Donald Trump devoted a significant portion of his United Nations General Assembly remarks to North Korea’s nuclear and missile developments. Here are four things he told us (and didn’t).
1) The Trump administration really wants us to know that it does not believe North Korea can be deterred.
In recent weeks, top administration officials have suggested that they are not sure if North Korea is rational or deterrable. The link between these two concepts is important. If a leader is rational, he is capable of acting in his own self-interest. By extension, that leader is therefore deterrable, or responsive to coercive threats that instruct him not to take dangerous actions, or face punishment.
Earlier this month, it was primarily national security adviser H.R. McMaster suggesting that North Korea might not be deterrable, but Trump effectively parroted that view in his U.N. speech. By declaring that “Rocket Man is on a suicide mission,” he indicated his belief that Kim Jong Un was unable to act in his own self-interest and is hellbent on his own destruction.
If, in fact, it was true that Kim is not able to act in his own self-interest and unable to respond to deterrent threats, that would help to build the case for preventive war against North Korea. In that scenario, it might actually make sense to pay the horrendous costs of a military confrontation to eliminate a far worse nuclear threat — if one believed it was inevitable that North Korea would use nuclear weapons against the United States and its allies later.
There is no evidence that this is true of Pyongyang — repeat — no evidence whatsoever. North Korea has long had a stated goal of reunifying the Korean Peninsula, but it has been deterred from large-scale military action since the end of the Korean War in 1953. The fact that Kim and his father and grandfather before him managed to stay in power despite long odds suggests that they are masters of survival, and therefore rational calculators.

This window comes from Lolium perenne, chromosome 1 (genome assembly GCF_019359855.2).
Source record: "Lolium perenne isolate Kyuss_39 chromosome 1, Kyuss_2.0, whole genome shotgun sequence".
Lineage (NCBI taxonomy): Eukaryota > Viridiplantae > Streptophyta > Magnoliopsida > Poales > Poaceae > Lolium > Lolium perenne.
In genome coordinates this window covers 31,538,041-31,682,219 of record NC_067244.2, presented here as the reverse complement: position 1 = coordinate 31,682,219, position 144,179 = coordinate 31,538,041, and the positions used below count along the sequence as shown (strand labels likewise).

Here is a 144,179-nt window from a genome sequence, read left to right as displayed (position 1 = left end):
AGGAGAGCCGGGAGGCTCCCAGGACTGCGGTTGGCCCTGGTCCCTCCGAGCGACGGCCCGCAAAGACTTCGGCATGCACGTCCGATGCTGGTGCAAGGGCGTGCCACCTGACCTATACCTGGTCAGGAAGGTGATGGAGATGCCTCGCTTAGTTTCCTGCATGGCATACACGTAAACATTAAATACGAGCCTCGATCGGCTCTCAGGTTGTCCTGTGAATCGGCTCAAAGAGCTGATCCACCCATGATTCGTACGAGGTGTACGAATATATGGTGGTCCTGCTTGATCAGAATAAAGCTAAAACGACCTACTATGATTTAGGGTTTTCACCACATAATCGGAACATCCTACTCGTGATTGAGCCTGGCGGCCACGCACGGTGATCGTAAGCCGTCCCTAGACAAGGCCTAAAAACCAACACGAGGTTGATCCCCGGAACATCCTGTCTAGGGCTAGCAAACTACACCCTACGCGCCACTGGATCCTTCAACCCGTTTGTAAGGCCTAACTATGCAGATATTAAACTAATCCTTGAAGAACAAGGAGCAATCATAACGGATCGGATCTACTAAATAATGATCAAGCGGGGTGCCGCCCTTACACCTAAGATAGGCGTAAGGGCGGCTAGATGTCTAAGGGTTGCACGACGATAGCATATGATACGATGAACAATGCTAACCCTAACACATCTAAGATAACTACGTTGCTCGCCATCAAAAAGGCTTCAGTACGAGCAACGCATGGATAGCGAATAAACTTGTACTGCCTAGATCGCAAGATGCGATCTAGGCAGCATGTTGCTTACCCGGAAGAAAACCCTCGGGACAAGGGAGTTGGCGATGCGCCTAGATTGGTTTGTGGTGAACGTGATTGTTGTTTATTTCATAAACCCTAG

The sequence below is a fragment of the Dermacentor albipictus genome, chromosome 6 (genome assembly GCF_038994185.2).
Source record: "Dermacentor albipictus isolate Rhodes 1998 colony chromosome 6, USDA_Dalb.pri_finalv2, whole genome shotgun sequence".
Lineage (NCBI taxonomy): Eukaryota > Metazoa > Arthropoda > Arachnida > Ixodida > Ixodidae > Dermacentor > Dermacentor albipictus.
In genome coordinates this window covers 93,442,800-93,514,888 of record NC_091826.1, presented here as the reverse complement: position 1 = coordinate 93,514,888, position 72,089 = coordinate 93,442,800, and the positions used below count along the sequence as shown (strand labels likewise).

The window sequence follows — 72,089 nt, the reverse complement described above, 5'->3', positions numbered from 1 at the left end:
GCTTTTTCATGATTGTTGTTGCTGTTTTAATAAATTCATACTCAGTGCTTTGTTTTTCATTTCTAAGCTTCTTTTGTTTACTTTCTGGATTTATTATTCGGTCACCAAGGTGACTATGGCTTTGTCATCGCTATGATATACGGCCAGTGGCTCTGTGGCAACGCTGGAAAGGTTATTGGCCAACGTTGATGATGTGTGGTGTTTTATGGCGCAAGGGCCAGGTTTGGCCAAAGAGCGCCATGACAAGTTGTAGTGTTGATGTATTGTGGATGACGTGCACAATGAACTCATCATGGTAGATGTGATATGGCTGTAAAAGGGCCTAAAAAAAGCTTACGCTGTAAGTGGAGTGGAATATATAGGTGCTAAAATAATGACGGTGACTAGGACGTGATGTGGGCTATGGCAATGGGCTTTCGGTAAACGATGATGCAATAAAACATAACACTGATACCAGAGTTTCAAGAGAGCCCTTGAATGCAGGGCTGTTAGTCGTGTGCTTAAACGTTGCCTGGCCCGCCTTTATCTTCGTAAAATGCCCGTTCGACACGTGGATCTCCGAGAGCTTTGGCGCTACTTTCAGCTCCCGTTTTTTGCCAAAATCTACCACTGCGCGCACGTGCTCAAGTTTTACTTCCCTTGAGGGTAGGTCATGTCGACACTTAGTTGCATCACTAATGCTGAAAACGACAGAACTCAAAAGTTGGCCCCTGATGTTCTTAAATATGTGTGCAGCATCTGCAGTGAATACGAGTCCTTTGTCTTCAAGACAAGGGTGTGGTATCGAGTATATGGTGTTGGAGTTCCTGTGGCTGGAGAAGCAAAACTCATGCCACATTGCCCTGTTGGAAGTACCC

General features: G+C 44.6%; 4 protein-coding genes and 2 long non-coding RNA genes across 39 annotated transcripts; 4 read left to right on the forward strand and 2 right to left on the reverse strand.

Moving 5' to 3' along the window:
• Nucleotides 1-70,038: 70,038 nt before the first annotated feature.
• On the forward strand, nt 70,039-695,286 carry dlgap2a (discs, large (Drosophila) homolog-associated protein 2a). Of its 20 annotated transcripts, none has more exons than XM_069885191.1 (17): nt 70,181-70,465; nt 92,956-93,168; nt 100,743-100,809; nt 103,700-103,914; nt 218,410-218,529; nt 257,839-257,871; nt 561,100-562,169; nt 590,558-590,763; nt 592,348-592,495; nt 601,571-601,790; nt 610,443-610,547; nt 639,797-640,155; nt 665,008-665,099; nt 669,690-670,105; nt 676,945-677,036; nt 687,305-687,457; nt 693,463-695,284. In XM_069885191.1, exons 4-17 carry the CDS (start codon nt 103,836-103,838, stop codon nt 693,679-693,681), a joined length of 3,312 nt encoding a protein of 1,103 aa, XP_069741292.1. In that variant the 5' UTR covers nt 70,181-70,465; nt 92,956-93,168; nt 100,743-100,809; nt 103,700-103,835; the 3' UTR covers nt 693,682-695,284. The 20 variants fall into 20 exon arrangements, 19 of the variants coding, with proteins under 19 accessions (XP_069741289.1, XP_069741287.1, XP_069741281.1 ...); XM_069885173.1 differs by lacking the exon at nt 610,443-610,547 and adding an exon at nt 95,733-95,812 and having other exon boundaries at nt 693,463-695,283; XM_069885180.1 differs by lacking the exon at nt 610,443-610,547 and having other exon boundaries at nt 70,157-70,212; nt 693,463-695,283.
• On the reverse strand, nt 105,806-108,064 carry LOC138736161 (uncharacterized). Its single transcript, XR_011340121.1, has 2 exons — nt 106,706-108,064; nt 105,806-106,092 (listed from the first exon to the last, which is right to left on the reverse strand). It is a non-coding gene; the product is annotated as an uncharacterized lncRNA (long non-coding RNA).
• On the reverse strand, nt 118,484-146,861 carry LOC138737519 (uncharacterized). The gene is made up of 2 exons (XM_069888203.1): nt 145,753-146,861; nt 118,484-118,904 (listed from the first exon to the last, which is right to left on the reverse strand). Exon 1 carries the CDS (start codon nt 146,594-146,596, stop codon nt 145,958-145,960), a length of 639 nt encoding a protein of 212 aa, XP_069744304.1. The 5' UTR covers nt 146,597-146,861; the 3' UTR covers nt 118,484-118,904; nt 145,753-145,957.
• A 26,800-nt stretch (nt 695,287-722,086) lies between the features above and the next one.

McMaster’s argument appears to rest on a false premise: that a brutal, loathsome dictator can’t also be a rational actor. History shows the opposite (take the examples of Joseph Stalin, Mao Zedong). The fact that Trump said Kim “is on a suicide mission” is worrisome. If Trump believes this, it could be part of a justification for preventive war.
2) The Trump administration wants us to know it has “military options.” But what does that mean?
In the days leading up to the General Assembly address, both McMaster and Defense Secretary Jim Mattis reminded us that the United States “has military options” for dealing with North Korea. This isn’t surprising. The United States is the preeminent global military power, so strictly speaking it has military options for dealing with every scenario — including the possibility of war on the Korean Peninsula. But while the “option” technically exists, here’s the problem. It is basically impossible to conceive of any military operation that cripples North Korea’s nuclear program and doesn’t result in gruesome retaliation and a massive loss of Korean, Japanese and American lives.
And here’s what we don’t know. Is the Trump administration seriously considering a first military strike on North Korea — not a response to a North Korean attack, but a preventive war?